British Lend Lease
& .455 Caliber M1911s

British Lend-Lease/Proofs:
Pistols that received British proofs prior to being disposed of in the 1950s, should have matching proofs on the slide, receiver (frame), and barrel. Britain has two Proof Houses: London and Birmingham. Britain has used two commonly found sets of proof marks. One is from the Proof act of 1925-1955 the other is the Proof act of 1955. The 1955 proof act removed the requirement to mark the pistol “Not English Make

London House: Stamp has a crown over a "CP" on barrel and a crown over a "V" on barrel, slide, and receiver (frame).
Birmingham House: Crown over "BP" on barrel and a crown over "BV" on barrel, slide, and receiver.

You will also find a variation of the Nitro Proof mark. A arm holding a scepter over a circle with NP in it.  This mark is from the London house. The Birmingham house has a crown over the BNP mark.

Colt .455 barrels barrels have a E for English or W for Webley stamp forward of the lugs on the barrel for identification.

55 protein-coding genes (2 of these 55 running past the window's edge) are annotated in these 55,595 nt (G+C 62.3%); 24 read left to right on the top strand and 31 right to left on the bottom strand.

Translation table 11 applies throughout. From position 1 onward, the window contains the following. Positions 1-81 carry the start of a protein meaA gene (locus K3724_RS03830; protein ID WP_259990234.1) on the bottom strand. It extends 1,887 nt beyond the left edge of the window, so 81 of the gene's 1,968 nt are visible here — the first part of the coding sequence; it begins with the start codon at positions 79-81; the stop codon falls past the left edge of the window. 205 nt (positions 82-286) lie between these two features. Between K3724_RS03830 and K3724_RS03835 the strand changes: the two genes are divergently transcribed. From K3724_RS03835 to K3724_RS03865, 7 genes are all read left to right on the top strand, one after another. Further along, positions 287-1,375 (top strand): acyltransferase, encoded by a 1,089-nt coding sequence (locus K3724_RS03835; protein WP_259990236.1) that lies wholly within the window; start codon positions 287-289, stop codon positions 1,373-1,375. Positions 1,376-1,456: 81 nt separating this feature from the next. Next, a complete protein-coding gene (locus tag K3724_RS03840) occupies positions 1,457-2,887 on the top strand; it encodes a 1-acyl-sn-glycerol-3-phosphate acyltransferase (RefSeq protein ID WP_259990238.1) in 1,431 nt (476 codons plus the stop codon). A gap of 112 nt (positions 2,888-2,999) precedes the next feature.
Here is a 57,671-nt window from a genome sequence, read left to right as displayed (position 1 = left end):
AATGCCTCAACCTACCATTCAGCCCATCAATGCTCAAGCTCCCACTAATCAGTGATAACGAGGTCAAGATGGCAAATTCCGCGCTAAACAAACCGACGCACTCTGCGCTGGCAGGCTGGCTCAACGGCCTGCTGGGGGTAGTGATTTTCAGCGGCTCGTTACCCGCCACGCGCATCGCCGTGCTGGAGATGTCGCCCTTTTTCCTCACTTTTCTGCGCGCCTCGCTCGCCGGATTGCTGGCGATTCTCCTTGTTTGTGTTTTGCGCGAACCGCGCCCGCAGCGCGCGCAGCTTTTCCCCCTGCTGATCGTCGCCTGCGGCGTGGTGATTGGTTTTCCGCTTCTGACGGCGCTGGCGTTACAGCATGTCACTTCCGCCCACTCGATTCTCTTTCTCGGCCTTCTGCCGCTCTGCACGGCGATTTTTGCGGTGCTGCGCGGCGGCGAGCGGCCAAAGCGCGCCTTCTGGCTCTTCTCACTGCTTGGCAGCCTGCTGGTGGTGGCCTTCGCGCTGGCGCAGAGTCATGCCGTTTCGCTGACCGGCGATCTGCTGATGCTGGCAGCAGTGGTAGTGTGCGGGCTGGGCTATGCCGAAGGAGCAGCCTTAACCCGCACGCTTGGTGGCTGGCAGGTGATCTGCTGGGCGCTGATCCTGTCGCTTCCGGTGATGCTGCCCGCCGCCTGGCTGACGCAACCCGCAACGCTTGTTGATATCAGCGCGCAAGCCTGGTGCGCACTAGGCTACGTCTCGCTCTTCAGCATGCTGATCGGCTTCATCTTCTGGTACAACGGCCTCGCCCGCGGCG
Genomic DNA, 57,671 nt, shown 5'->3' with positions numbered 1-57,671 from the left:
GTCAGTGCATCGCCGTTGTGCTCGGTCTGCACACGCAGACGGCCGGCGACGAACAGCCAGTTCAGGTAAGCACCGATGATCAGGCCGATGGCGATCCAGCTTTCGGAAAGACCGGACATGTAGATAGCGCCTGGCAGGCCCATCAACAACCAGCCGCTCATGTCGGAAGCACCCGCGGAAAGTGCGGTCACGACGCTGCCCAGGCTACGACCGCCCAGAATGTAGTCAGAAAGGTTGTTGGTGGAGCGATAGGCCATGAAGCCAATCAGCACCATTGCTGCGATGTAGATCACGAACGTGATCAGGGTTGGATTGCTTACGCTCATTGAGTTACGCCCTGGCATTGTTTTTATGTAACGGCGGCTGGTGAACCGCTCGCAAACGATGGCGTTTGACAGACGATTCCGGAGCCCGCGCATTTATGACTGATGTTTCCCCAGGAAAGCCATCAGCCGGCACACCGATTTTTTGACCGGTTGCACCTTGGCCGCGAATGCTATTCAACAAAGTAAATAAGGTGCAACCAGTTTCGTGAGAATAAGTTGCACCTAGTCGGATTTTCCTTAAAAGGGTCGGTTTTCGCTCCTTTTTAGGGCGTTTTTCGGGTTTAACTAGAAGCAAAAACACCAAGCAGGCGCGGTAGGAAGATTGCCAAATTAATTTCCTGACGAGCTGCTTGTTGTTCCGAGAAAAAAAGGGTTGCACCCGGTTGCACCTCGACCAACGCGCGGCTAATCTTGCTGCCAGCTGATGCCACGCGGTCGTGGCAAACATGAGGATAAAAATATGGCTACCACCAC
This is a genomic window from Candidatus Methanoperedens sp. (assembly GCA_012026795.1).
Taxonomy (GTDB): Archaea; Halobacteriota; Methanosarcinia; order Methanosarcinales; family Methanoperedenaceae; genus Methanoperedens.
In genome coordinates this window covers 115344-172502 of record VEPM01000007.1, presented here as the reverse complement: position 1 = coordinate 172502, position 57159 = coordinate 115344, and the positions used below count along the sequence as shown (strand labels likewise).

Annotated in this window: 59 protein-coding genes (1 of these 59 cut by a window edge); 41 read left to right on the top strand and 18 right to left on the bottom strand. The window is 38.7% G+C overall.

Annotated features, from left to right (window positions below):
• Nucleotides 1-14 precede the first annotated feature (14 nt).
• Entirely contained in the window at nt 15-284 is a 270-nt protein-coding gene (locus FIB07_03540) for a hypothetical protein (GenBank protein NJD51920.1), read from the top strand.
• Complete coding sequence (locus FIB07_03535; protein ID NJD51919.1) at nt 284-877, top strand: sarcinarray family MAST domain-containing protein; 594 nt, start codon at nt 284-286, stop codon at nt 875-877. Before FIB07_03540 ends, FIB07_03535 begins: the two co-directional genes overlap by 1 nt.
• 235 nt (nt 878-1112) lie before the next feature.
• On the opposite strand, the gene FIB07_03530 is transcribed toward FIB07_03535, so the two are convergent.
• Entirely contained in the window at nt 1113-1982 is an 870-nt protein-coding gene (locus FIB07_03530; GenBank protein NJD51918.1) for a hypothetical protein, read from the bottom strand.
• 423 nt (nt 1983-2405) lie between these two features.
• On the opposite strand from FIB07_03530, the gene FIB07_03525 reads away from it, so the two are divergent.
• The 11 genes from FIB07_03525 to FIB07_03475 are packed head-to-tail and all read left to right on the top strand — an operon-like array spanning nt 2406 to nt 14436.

Here is an example of a 1922-55 proofed 1911A1 from the London house.

Notes on the British .455 British RAF Contract Guns: Serial Number Range W91,100 to W110,700, production period Jan 1918 to April 1919.

The magazines will also be marked Cal .455 or some close variation as well as serial numbered by the British armorers.

It is believed many of these guns where sold to the RAF but they never received the RAF marking until about serial #W99800. These WWI pistols are said to have remained in service with the English for Air/Sea Rescue units in WWII.

The 455s were a corner stone of the English arsenal.   After the war some were converted to 45 ACP. When this conversion was done officially an "x" was usually placed on the last 5 in 455.

These Guns should have the British Military Broad Arrow marking, cross pennants, and have the Enfield Armory inspection marks as well (a crown over a number over a "E", the E has been observed in several positions including turned facing down (Kind of like a "M").

Reference Charles Clawsons “Colt .45 Service pistols”.

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